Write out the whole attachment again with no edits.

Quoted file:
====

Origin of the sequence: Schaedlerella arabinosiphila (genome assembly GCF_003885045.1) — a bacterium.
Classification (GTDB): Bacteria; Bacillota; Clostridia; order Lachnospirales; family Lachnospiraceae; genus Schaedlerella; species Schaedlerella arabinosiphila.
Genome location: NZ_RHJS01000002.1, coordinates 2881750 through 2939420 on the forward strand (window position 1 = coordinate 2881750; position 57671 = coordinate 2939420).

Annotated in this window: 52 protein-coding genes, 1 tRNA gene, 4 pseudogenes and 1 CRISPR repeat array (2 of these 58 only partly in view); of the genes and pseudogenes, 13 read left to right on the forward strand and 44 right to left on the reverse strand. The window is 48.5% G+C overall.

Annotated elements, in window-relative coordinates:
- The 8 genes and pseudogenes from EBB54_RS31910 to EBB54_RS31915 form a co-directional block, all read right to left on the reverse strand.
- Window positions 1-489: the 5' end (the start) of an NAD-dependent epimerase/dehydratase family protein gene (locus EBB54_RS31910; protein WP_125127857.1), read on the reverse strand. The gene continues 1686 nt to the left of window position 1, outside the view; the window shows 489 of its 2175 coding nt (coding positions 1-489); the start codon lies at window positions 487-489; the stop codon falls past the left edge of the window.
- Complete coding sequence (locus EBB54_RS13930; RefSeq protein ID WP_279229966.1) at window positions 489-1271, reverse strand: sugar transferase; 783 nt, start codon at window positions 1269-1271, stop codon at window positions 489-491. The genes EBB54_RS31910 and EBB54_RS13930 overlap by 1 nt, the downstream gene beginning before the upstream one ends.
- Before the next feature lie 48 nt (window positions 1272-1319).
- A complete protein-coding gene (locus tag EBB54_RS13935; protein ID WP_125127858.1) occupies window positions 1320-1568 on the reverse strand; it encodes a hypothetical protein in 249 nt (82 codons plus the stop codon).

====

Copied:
Origin of the sequence: Schaedlerella arabinosiphila (genome assembly GCF_003885045.1) — a bacterium.
Classification (GTDB): Bacteria; Bacillota; Clostridia; order Lachnospirales; family Lachnospiraceae; genus Schaedlerella; species Schaedlerella arabinosiphila.
Genome location: NZ_RHJS01000002.1, coordinates 2881750 through 2939420 on the forward strand (window position 1 = coordinate 2881750; position 57671 = coordinate 2939420).

Annotated in this window: 52 protein-coding genes, 1 tRNA gene, 4 pseudogenes and 1 CRISPR repeat array (2 of these 58 only partly in view); of the genes and pseudogenes, 13 read left to right on the forward strand and 44 right to left on the reverse strand. The window is 48.5% G+C overall.

Annotated elements, in window-relative coordinates:
- The 8 genes and pseudogenes from EBB54_RS31910 to EBB54_RS31915 form a co-directional block, all read right to left on the reverse strand.
- Window positions 1-489: the 5' end (the start) of an NAD-dependent epimerase/dehydratase family protein gene (locus EBB54_RS31910; protein WP_125127857.1), read on the reverse strand. The gene continues 1686 nt to the left of window position 1, outside the view; the window shows 489 of its 2175 coding nt (coding positions 1-489); the start codon lies at window positions 487-489; the stop codon falls past the left edge of the window.
- Complete coding sequence (locus EBB54_RS13930; RefSeq protein ID WP_279229966.1) at window positions 489-1271, reverse strand: sugar transferase; 783 nt, start codon at window positions 1269-1271, stop codon at window positions 489-491. The genes EBB54_RS31910 and EBB54_RS13930 overlap by 1 nt, the downstream gene beginning before the upstream one ends.
- Before the next feature lie 48 nt (window positions 1272-1319).
- A complete protein-coding gene (locus tag EBB54_RS13935; protein ID WP_125127858.1) occupies window positions 1320-1568 on the reverse strand; it encodes a hypothetical protein in 249 nt (82 codons plus the stop codon).